Top 5 Warning Signs It’s Time To Find A New Job

It can be overwhelming to think about finding another job or potentially a career change — so we tend to avoid it altogether. Which means we often ignore the warning signs (externally and internally) that come along with complete job dissatisfaction.

So it’s time to get back in alignment with yourself and your career goals and do a gut check. Here’s some warning signs that you should be paying attention to before it gets too late.

Sunday Night Blues

There’s nothing worse than that sick feeling you get right before you go to bed on Sunday night thinking about starting a new week. We often chalk this feeling up to standard “corporate life” but news flash — this feeling is only normal if you don’t love what you do! If it’s so bad that you procrastinate going to bed and have to drag yourself to work the next morning… it’s time to bring back the joy of working again. 

You’ve Lost Respect for your leaders

Great leadership is CRITICAL in a satisfactory work environment — especially if you want a blossoming career. If you want to BECOME an exceptional leader, you have to have examples of them. And if you take a look at those above you in your current job and wouldn’t trade places with them or seek mentorship from them, then it’s important to find a new leadership structure for you to thrive in.

You’ve maxed out your learning

It’s a pretty great feeling when you’re the ONE person that everyone comes to for everything. If you’ve been at your current job for some time, this might be the case for you — and it gives you satisfaction knowing that you understand your job and organization inside and out. But take another look. Are you learning NEW things? Are you being tasked with NEW challenges? Are you still adding additional skills and knowledge to your current toolkit? If not, you may be maxed out of learning opportunities, and growing your skillset is vital to a progressing career.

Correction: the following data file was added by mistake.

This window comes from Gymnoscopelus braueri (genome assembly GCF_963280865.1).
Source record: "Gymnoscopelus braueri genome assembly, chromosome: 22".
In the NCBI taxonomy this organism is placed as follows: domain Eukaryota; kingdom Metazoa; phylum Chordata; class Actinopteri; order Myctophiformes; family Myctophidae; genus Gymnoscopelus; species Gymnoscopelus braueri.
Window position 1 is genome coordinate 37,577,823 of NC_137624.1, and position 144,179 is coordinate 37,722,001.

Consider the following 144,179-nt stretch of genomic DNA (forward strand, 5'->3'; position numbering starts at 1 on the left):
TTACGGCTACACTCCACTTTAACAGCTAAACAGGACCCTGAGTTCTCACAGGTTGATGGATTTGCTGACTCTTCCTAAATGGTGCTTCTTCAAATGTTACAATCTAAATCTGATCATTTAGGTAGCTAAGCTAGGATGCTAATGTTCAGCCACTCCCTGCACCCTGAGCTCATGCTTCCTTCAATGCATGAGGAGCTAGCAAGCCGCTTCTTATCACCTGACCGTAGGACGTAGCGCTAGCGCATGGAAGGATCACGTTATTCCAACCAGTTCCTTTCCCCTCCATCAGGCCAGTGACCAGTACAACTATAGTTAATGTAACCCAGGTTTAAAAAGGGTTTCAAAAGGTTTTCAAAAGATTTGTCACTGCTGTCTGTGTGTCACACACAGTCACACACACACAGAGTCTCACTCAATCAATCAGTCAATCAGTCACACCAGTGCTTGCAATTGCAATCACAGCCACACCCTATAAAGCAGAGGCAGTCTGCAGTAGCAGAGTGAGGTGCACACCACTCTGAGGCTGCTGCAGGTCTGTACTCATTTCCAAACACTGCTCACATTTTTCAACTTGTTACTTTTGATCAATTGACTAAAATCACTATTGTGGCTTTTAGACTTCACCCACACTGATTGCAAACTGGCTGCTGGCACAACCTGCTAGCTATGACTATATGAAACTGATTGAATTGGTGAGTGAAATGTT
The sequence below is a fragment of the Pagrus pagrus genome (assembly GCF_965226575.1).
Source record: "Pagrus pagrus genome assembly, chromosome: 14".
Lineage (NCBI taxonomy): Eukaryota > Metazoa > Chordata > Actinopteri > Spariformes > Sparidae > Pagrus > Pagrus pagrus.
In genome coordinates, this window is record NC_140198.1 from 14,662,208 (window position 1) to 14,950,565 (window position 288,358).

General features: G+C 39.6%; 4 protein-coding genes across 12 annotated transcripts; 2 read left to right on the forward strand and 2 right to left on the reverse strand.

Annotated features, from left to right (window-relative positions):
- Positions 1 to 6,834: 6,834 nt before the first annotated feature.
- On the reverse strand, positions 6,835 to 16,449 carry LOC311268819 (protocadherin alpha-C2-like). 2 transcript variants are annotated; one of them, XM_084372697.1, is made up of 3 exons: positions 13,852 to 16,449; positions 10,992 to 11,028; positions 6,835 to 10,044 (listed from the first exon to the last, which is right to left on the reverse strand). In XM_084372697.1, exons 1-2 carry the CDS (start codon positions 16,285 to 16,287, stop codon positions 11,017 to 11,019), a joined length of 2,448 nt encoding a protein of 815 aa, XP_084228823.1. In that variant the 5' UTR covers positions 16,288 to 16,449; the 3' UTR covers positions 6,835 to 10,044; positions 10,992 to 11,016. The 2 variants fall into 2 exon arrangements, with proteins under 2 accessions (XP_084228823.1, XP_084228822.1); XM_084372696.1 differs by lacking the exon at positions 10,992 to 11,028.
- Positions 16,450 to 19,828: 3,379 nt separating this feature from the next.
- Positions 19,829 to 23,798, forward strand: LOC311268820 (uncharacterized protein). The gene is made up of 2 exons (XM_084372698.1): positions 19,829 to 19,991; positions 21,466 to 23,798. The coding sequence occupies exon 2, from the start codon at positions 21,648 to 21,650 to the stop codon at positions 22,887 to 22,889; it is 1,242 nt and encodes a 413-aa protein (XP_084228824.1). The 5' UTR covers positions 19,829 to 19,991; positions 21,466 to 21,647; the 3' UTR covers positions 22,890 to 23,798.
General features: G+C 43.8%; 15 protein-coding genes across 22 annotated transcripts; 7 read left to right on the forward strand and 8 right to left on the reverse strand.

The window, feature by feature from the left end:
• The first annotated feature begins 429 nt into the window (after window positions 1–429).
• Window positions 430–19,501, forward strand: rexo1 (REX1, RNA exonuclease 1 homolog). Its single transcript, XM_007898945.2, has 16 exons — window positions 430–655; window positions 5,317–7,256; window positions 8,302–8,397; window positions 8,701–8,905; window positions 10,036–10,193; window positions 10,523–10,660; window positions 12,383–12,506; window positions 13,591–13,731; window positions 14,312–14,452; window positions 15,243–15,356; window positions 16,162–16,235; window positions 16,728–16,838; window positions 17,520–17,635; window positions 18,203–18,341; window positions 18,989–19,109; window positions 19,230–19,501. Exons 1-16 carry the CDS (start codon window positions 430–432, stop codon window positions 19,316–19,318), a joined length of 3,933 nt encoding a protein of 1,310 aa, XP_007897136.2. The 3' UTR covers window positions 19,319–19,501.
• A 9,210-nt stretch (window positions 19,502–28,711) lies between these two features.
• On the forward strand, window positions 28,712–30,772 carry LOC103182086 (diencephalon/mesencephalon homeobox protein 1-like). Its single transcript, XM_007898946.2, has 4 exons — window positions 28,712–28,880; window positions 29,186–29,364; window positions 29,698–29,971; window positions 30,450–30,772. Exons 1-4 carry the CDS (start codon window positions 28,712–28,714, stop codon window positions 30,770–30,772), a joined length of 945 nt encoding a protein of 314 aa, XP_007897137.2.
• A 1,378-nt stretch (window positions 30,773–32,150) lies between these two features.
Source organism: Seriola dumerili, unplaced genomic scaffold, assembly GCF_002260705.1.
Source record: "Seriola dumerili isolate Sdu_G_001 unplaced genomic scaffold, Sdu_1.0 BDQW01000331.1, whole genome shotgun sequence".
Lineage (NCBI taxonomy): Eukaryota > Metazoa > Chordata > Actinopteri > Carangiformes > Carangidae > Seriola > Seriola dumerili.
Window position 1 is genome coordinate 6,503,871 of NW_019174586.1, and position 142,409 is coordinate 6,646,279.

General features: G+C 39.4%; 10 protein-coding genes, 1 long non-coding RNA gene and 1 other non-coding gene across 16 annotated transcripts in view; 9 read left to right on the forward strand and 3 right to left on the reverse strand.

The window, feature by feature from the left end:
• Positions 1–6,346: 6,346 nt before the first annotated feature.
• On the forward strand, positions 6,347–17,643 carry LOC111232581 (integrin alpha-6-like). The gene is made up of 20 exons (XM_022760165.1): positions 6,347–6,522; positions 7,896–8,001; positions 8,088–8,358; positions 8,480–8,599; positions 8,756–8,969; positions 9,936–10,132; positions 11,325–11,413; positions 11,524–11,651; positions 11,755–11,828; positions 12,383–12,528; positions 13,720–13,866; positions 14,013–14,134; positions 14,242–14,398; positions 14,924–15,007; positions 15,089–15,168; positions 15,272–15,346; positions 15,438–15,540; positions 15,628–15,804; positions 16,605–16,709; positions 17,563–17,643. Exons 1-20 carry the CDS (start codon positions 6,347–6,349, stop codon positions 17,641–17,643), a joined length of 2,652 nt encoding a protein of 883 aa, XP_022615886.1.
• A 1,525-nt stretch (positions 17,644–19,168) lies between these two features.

productivity and motivation are low

You have always been proud of your killer work ethic, but recently, this may have changed. You may be feeling like you don’t want to meet your supervisor’s expectations, or your passion for exceeding performance goals is dim. You might also be finding yourself trying really hard to complete basic tasks, the things you used to love doing. Know that when interest is low, distraction is high, and it’s time to move on if your head and heart aren’t in the game 100%. 

When you’ve been stuck in the same role or salary for more than two years

If you have the work ethic and perseverance that I think you do, there’s no reason you shouldn’t be progressing in your career every year or two (unless you really don’t want to) — whether that’s financially (salary gains) or in responsibilities. If you haven’t made much movement in this regard, it’s important to understand why. If there’s an issue with your performance, that’s one thing, but if you have been meeting and exceeding the expectations of your role and the organization, then your progression is a must. Don’t go overlooked. Have a conversation. And if there’s little movement, it’s time to find an organization that will value you and your skills.

Next Steps

If you’ve determined you are ready for a new opportunity, don’t quit right away! There’s a strategic way of transitioning roles in a meaningful way so that you don’t burn bridges and put yourself in financial jeopardy. Take some time to figure out what you like to do, what you want to do more of, and what you DON’T want like to do.

And remember, life is too short to settle — be proactive with your career and your life so that you can live a life of choices and happiness.

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